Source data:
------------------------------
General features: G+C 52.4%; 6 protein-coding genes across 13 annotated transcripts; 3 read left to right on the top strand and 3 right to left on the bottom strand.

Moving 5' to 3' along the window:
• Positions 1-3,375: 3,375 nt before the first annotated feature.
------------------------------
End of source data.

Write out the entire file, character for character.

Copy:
General features: G+C 52.4%; 6 protein-coding genes across 13 annotated transcripts; 3 read left to right on the top strand and 3 right to left on the bottom strand.

Moving 5' to 3' along the window:
• Positions 1-3,375: 3,375 nt before the first annotated feature.